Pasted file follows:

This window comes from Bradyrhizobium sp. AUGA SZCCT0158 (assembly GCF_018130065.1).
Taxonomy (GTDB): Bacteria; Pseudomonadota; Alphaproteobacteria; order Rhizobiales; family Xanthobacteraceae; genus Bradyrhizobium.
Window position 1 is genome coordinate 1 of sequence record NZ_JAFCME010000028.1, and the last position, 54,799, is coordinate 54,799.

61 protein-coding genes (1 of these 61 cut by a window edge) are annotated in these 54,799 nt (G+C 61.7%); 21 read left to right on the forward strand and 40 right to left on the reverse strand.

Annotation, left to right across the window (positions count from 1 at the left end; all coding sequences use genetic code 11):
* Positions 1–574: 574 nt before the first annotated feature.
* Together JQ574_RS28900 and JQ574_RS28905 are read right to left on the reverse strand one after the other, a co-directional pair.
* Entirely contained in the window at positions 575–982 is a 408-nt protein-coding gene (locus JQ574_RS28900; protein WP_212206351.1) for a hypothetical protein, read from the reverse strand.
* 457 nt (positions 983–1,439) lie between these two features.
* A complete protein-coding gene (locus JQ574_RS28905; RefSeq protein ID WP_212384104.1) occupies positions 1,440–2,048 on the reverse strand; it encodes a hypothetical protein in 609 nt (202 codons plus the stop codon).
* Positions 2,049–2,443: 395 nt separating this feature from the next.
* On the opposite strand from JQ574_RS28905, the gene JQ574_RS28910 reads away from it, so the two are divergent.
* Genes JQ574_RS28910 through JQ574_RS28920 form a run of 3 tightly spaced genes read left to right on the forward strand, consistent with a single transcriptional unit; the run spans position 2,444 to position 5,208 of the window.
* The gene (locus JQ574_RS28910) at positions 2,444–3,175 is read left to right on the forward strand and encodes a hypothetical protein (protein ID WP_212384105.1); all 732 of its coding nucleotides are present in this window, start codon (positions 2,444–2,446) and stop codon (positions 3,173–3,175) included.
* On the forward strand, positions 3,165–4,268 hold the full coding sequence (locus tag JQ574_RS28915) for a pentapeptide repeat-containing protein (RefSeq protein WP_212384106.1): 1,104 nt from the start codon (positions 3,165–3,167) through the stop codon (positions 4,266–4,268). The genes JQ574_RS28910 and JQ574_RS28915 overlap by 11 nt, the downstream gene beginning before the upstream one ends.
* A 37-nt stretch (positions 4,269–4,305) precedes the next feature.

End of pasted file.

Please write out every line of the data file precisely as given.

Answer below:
This window comes from Bradyrhizobium sp. AUGA SZCCT0158 (assembly GCF_018130065.1).
Taxonomy (GTDB): Bacteria; Pseudomonadota; Alphaproteobacteria; order Rhizobiales; family Xanthobacteraceae; genus Bradyrhizobium.
Window position 1 is genome coordinate 1 of sequence record NZ_JAFCME010000028.1, and the last position, 54,799, is coordinate 54,799.

61 protein-coding genes (1 of these 61 cut by a window edge) are annotated in these 54,799 nt (G+C 61.7%); 21 read left to right on the forward strand and 40 right to left on the reverse strand.

Annotation, left to right across the window (positions count from 1 at the left end; all coding sequences use genetic code 11):
* Positions 1–574: 574 nt before the first annotated feature.
* Together JQ574_RS28900 and JQ574_RS28905 are read right to left on the reverse strand one after the other, a co-directional pair.
* Entirely contained in the window at positions 575–982 is a 408-nt protein-coding gene (locus JQ574_RS28900; protein WP_212206351.1) for a hypothetical protein, read from the reverse strand.
* 457 nt (positions 983–1,439) lie between these two features.
* A complete protein-coding gene (locus JQ574_RS28905; RefSeq protein ID WP_212384104.1) occupies positions 1,440–2,048 on the reverse strand; it encodes a hypothetical protein in 609 nt (202 codons plus the stop codon).
* Positions 2,049–2,443: 395 nt separating this feature from the next.
* On the opposite strand from JQ574_RS28905, the gene JQ574_RS28910 reads away from it, so the two are divergent.
* Genes JQ574_RS28910 through JQ574_RS28920 form a run of 3 tightly spaced genes read left to right on the forward strand, consistent with a single transcriptional unit; the run spans position 2,444 to position 5,208 of the window.
* The gene (locus JQ574_RS28910) at positions 2,444–3,175 is read left to right on the forward strand and encodes a hypothetical protein (protein ID WP_212384105.1); all 732 of its coding nucleotides are present in this window, start codon (positions 2,444–2,446) and stop codon (positions 3,173–3,175) included.
* On the forward strand, positions 3,165–4,268 hold the full coding sequence (locus tag JQ574_RS28915) for a pentapeptide repeat-containing protein (RefSeq protein WP_212384106.1): 1,104 nt from the start codon (positions 3,165–3,167) through the stop codon (positions 4,266–4,268). The genes JQ574_RS28910 and JQ574_RS28915 overlap by 11 nt, the downstream gene beginning before the upstream one ends.
* A 37-nt stretch (positions 4,269–4,305) precedes the next feature.